Recorded talks from the programme can be found here
Artists: Bini Adamczak, Diana Agunbiade-Kolawole, Black Audio Film Collective (John Akomfrah), Henrik Andersson, Problem Collective, Chto Delat, Harun Farocki, Dora García, Benj Gerdes, Salad Hilowle, Sam Hultin, Ingela Johansson, Hanni Kamaly, Patrick Kretschek, Mattin, Minus Miele, Ruben Nilson, Behzad Khosravi Noori, Gudrun Olsson, Oliver Ressler, Bella Rune, Katarina Pirak Sikku, Iris Smeds, Hito Steyerl, Margareta Ståhl, Hannah Wiker Wikström.
Mint presents A Careful Strike*; a group show that departs from the monumental painting The History of the Workers Movement by the sheet metal worker, musician and artist Ruben Nilson (1893–1971), permanently installed at ABF Stockholm. Painted during a ten year period around 1940. Following a tradition of workers’ art, the collective struggle for emancipation is at the centre of Nilson’s painting.
The exhibition follows Nilson’s artwork both in its ambition and challenge: What does the reproduction of a movement’s history entail? What different roles can art play in social movements and through which expressions? How is art engaged in today’s movements? A dialogue with the specific struggles and the histories that inform Nilson’s composition of intertwined visual narratives, structured through visible conjoined cuts form the curatorial framework of the exhibition. The works historical connections to contemporary situations are put in relation to what is missing within the frame – the histories and experiences that are left out while establishing a prevalent worker’s history.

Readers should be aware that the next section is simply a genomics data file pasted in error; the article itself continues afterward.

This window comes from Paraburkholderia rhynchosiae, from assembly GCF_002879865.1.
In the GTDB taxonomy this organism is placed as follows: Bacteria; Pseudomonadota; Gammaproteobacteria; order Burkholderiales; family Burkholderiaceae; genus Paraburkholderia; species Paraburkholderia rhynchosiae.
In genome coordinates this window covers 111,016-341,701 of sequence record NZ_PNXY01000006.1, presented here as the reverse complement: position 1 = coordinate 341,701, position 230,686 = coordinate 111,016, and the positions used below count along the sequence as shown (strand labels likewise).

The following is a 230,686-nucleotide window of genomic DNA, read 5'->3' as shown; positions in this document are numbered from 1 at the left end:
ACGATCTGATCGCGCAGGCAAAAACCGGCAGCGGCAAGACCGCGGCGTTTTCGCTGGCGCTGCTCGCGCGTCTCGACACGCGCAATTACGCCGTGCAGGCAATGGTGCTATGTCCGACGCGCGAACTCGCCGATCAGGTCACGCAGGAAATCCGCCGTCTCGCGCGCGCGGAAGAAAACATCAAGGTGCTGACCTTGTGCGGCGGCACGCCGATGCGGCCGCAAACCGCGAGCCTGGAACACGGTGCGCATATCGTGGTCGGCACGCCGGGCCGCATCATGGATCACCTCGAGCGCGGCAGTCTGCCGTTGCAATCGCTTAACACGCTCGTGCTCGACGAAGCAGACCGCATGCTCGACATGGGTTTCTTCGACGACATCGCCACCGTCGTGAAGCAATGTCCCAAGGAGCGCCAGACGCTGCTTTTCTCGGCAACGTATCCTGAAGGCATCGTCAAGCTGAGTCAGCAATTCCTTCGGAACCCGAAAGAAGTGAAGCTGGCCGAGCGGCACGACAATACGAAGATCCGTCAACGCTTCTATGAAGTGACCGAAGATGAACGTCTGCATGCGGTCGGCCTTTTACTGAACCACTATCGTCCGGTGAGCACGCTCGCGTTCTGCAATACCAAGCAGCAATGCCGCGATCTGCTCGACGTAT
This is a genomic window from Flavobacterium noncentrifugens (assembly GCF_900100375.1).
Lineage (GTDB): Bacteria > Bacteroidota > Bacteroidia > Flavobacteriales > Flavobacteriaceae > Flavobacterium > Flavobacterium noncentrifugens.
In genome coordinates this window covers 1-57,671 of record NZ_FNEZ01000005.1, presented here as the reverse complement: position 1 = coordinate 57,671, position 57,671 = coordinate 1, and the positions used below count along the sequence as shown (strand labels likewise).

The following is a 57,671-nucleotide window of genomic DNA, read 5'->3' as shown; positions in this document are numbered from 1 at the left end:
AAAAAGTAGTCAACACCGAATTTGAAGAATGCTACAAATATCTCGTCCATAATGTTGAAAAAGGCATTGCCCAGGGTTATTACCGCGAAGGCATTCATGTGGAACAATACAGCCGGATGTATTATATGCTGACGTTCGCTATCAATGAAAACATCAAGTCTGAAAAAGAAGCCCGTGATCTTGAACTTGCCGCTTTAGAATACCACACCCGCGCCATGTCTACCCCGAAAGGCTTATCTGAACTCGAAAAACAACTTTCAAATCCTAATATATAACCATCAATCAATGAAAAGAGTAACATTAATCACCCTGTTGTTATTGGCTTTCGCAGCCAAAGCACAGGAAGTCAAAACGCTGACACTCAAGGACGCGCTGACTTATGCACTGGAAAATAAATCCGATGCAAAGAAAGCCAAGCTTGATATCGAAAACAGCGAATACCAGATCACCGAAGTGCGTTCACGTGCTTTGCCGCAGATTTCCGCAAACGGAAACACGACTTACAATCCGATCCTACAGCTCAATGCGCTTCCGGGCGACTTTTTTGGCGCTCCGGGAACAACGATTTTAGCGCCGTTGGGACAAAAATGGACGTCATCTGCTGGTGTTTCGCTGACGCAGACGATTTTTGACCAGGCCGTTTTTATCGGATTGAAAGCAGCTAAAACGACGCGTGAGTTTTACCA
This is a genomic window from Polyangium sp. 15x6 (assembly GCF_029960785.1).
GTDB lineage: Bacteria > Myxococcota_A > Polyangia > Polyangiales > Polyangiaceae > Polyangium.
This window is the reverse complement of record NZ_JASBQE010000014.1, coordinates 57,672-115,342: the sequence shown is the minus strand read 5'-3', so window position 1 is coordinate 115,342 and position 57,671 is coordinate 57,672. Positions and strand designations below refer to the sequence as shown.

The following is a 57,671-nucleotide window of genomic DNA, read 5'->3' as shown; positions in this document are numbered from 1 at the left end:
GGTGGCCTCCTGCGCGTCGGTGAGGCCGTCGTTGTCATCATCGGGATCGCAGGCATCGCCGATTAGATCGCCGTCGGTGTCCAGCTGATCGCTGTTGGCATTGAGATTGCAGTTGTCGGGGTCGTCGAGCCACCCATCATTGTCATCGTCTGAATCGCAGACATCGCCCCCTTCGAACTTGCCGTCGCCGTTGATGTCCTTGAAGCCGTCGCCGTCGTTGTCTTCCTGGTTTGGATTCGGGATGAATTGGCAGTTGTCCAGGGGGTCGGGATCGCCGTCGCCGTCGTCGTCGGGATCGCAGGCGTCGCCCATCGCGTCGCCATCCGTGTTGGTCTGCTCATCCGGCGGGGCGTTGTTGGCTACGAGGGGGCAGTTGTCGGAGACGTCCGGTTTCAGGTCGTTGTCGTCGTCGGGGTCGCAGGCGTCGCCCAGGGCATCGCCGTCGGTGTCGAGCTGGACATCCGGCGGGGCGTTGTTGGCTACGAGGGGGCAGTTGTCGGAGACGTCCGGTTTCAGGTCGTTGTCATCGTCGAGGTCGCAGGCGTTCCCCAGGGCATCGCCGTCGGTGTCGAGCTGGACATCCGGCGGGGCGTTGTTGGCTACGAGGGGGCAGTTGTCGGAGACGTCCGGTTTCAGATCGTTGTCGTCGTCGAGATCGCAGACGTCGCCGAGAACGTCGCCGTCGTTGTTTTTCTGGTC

A Careful Strike* is an exhibition and a public program (that preceded the exhibition during the fall of 2020), where workers’ art is confronted with Swedish and international contemporary works. The form and history of social movements are reflected through situated experiences of migration, care, exploitation and struggle. Through songs, poetry, talks, and artworks historical events and issues are made visible in a conversation on our current condition. What do we need to remember and what is to be done to win back the future?
*The exhibition borrows its title from the militant feminist collective Precarias a la deriva (Precarious women adrift) 2004. The collective was formed in Madrid in 2002 in reaction to the male-dominated unions that were organising a general strike in reaction to labour law reforms in Spain. Precarias a la deriva wanted to highlight the challenges many face in participating in strikes, due to a reality of precarious employment and a higher burden of reproductive work. They wanted to create a collective situated narrative on the general tendency toward the precarization of life they were experiencing and the ways to revolt and resist in our everyday lives. – Precarias a la deriva, Una huelga de mucho cuidado (Cuatro hipótesis), 2004.
Curator: Michele Masucci
The exhibition is produced with generous support from The Worker Movement’s Culture Fund, The Swedish Arts Council and The City of Stockholm.